Recently I took up a part-time job on top of my PhD work, where I am employed by an agency to teach Business English to various groups of corporate clients several times a week. While there is a specified curriculum and textbook that I have to get through over the duration of a course (20 weeks), the lesson planning is open, and can easily be changed on the whim of the teacher (me). The level of English as a second language is very high in Austria, and given the corporate nature of the surroundings, I am usually loathe to resort to the very simple textbooks, which were written at the turn of the millennium and contain articles about the rise of Napster and possible solutions to overcoming Y2K. Added to this are a few pages in every chapter dedicated to preaching basic grammar. Frankly, it’s embarrassing going into the regional headquarters of one of the world’s largest companies and writing on a whiteboard about gerunds and infinitives (the rules of which, I know nothing). In addition to this, these people work hard in their jobs and deserve some effort put into their completely voluntary extracurricular education.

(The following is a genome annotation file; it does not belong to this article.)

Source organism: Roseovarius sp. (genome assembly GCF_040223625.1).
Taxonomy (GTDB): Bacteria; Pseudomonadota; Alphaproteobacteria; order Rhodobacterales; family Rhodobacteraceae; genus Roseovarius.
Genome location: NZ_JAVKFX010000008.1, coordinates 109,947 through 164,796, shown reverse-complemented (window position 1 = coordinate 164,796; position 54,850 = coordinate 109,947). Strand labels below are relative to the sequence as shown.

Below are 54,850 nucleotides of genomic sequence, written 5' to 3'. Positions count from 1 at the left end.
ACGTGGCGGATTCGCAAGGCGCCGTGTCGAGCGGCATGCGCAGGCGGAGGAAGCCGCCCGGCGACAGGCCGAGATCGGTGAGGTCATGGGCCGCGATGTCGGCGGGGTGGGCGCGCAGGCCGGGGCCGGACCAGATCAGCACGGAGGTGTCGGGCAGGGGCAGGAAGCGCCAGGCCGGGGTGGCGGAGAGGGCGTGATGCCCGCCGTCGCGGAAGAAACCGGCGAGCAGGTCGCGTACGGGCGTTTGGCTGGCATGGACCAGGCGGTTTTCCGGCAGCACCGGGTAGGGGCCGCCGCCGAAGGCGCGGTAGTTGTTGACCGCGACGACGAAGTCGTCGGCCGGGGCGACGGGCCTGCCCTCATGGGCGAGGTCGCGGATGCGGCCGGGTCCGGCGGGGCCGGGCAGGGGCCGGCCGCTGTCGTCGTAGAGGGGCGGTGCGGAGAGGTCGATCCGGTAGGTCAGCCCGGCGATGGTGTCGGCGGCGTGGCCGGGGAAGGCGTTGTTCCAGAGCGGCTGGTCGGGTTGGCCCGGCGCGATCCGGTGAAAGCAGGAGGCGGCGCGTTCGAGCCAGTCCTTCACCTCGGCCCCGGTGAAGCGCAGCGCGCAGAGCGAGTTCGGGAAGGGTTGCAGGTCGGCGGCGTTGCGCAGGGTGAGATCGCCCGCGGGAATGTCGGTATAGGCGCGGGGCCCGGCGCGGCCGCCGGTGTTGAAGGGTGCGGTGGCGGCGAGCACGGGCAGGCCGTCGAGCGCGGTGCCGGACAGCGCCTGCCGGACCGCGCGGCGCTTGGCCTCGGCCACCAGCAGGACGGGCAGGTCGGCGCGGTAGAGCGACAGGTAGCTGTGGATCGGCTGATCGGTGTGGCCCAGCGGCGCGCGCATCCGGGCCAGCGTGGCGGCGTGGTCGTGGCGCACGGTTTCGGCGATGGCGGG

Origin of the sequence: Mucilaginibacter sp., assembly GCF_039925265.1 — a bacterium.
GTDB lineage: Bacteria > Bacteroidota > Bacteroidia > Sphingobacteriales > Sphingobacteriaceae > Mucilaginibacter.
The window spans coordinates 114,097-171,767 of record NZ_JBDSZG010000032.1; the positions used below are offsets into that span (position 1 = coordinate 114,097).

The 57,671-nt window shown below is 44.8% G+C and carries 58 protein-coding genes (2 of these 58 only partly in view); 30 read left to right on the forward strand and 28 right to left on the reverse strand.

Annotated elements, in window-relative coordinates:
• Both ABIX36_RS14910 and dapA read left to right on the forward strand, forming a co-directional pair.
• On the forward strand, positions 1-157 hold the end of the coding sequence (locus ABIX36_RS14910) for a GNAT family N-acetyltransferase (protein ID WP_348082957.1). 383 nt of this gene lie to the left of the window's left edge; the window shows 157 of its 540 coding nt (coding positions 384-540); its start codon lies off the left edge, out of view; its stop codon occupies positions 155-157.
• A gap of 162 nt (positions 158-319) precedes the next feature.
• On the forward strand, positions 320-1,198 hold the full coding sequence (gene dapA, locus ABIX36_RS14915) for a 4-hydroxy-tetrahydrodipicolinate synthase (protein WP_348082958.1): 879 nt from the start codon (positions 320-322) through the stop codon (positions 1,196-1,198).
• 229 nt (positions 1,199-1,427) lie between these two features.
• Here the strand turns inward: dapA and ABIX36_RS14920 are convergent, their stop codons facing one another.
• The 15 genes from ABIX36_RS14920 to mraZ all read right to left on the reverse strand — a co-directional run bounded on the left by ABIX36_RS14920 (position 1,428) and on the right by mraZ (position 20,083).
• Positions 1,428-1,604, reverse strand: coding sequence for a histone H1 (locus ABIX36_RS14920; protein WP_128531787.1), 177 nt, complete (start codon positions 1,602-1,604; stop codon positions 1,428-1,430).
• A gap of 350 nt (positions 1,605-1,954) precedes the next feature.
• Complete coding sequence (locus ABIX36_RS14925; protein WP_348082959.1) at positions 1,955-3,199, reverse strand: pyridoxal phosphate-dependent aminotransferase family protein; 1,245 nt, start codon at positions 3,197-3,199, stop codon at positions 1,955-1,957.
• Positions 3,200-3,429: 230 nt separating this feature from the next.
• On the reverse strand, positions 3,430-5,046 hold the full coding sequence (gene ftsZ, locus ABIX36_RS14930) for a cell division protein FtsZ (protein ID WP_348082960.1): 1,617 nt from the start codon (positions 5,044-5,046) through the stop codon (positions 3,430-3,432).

I therefore rarely use the textbooks; instead I look over a chapter the day before and find a news article online about the general topic in the chapter, or a topic related to their specific operational department. In a 90 minute lesson, we would then all read this article together, with me explaining any difficult words or expressions (at regular times throughout the course I would then use some of these terms and ask for explanations). With each paragraph, we would discuss the content, if everyone agrees with it, and whether the general meaning is understood. During this discussion, I would lead, and ask questions in an attempt to get the students to use the target language for the chapter in the textbook. For example, if the chapter was about reinforcing “conditionals”, I would print an article about online piracy and then ask a lot of questions about ‘what would you do to curb this piracy?’. In this way, the classes resemble an open discussion, and the students hopefully gain practice speaking and arguing confidently, while also maybe reinforcing some basic grammar. It’s a lot of fun, actually, and once a discussion really gets going and I have checked the target language boxes, I join in and argue with the group and try and express my view on the topic. I often get really into it, and argue at length with people about alternate views on the issue in question. However, after I see that I have been talking for a while, and that everyone in the room is listening attentively to me, it feels very good, until eventually I check myself and remember something important. They are not listening attentively to me because I am an interesting, intelligent person with well-informed views on various topics. They are listening attentively to me because they pay me to provide a service to them, and I am in charge of the entire room.